Because high doses of some supplements can have risks, how do you know when it’s OK to take more than the RDA or DV and when it isn’t? One way is to look for the UL (tolerable upper intake level) of a nutrient. The Institute of Medicine sets the UL after reviewing studies of that nutrient. With many vitamins and minerals, you can safely take a dose much higher than the RDA or DV without coming close to the UL. For instance, the average person can take more than 50 times the RDA of vitamin B6 without reaching the upper limit. However, some people develop neuropathy symptoms with these higher levels of B6. So you should always be cautious. Here are some things to keep in mind. Some supplements are riskier than others. With some vitamins and minerals, the upper limit is pretty close to the RDA. So it’s easy to get too much. For example, a man taking just over three times the RDA of vitamin A would be taking more than the upper limit. High doses of vitamin A -- and other fat-soluble vitamins like E and K -- can build up in the body and cause toxicity. Other risky supplements include the minerals iron and selenium. Supplements are designed to supplement the diet.  Popping dietary supplements is not the answer to good health. Experts recommend eating a well-balanced, healthy diet and taking supplements to fill in any nutritional gaps. Or you can take a once-daily multivitamin with minerals for nutritional insurance.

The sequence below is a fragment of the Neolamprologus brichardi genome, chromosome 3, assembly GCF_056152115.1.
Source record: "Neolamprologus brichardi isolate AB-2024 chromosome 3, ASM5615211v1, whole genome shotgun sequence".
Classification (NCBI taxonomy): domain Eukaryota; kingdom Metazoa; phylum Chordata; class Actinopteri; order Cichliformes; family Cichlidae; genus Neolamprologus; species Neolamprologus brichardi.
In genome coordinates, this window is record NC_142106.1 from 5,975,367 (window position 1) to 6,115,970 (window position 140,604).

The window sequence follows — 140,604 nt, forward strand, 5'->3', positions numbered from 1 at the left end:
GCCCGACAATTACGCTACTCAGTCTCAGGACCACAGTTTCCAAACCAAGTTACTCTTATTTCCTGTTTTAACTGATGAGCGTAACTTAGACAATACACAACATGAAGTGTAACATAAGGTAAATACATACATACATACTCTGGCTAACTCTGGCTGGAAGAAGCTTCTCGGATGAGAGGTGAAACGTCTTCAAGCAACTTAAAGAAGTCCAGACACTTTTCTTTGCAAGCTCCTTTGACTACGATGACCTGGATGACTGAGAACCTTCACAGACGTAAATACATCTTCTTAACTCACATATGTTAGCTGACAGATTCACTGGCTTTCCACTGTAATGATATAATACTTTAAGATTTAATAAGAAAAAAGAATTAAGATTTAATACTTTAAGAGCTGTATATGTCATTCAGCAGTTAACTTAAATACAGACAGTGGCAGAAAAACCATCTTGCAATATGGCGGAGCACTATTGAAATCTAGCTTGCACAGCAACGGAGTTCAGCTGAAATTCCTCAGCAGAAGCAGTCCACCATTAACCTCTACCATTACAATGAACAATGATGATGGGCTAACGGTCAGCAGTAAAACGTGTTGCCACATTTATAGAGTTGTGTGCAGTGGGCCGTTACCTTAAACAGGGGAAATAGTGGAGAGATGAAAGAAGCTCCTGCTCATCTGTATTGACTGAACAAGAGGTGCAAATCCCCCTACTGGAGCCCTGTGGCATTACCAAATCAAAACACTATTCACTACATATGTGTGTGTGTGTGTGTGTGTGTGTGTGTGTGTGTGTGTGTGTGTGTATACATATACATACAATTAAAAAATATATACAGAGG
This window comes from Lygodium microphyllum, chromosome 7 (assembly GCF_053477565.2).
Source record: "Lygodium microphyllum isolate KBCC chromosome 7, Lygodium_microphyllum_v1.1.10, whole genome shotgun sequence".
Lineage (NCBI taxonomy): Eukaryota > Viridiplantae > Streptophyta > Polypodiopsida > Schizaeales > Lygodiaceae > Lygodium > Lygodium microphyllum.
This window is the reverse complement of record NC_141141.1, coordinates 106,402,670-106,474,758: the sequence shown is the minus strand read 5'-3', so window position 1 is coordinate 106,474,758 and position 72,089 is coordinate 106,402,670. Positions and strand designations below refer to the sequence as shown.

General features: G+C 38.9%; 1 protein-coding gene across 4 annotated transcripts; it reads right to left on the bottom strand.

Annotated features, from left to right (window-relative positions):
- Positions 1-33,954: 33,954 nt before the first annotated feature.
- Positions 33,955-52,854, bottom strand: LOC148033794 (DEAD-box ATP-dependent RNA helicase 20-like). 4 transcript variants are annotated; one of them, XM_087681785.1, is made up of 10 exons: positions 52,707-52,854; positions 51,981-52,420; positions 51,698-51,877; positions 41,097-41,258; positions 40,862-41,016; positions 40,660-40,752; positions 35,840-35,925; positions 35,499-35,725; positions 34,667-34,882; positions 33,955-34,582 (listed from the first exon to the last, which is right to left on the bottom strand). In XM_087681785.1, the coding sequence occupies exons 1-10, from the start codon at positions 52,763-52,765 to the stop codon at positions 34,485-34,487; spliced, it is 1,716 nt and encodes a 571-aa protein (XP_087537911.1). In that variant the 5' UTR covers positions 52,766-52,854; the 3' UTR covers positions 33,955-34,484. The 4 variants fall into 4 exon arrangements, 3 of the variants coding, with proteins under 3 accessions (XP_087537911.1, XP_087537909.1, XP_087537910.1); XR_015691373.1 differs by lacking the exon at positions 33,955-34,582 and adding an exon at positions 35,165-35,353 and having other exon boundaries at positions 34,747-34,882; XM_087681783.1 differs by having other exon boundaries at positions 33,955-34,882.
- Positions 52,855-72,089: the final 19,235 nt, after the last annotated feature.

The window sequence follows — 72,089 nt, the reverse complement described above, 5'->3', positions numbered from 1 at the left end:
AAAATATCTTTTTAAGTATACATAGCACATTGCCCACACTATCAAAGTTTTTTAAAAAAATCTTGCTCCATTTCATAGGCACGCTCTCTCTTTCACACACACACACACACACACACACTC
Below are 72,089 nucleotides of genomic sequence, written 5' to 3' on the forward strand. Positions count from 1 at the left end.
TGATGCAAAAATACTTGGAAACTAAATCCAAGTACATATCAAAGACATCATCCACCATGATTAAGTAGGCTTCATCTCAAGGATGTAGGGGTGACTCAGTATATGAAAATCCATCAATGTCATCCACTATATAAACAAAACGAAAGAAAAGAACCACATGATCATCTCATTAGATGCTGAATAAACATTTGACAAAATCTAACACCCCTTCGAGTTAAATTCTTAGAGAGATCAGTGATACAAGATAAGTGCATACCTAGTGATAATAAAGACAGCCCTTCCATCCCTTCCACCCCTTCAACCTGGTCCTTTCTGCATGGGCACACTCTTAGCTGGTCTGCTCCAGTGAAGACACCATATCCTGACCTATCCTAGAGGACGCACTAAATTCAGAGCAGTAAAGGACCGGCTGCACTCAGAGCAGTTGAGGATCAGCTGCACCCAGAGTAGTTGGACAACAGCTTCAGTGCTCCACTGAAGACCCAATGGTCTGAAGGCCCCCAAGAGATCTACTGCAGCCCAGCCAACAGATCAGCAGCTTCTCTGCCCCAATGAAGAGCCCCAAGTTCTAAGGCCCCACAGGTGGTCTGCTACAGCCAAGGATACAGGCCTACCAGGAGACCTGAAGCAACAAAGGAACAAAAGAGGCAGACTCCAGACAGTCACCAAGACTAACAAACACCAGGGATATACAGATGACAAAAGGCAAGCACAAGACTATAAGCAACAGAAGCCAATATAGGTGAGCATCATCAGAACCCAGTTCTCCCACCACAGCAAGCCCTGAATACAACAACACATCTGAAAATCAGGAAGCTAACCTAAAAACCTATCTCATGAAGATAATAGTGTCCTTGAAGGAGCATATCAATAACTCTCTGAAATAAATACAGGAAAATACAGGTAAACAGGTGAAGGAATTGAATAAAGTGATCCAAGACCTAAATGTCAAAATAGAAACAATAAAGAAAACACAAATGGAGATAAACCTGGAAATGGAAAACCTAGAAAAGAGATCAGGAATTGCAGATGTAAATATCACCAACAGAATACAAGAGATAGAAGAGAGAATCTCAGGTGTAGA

4 PROTEINS:  Body building, growth  and repair of damaged tissues are the major role of proteins although they can also be a source of energy and be converted to body fat if not used during activities.  Meats that are lean, cheese, eggs, dairy products (milk) and a little from bread, beans and peas – these are all sources of proteins for our diet. FATS:  Another supply of energy comes from the group called ’fats’ and obviously if we don’t use up the chemical energy that is contained in them our bodies try to build up a ‘store’ for future use – just in case we run out of them in our diets – this means we store them as ’body-fat’.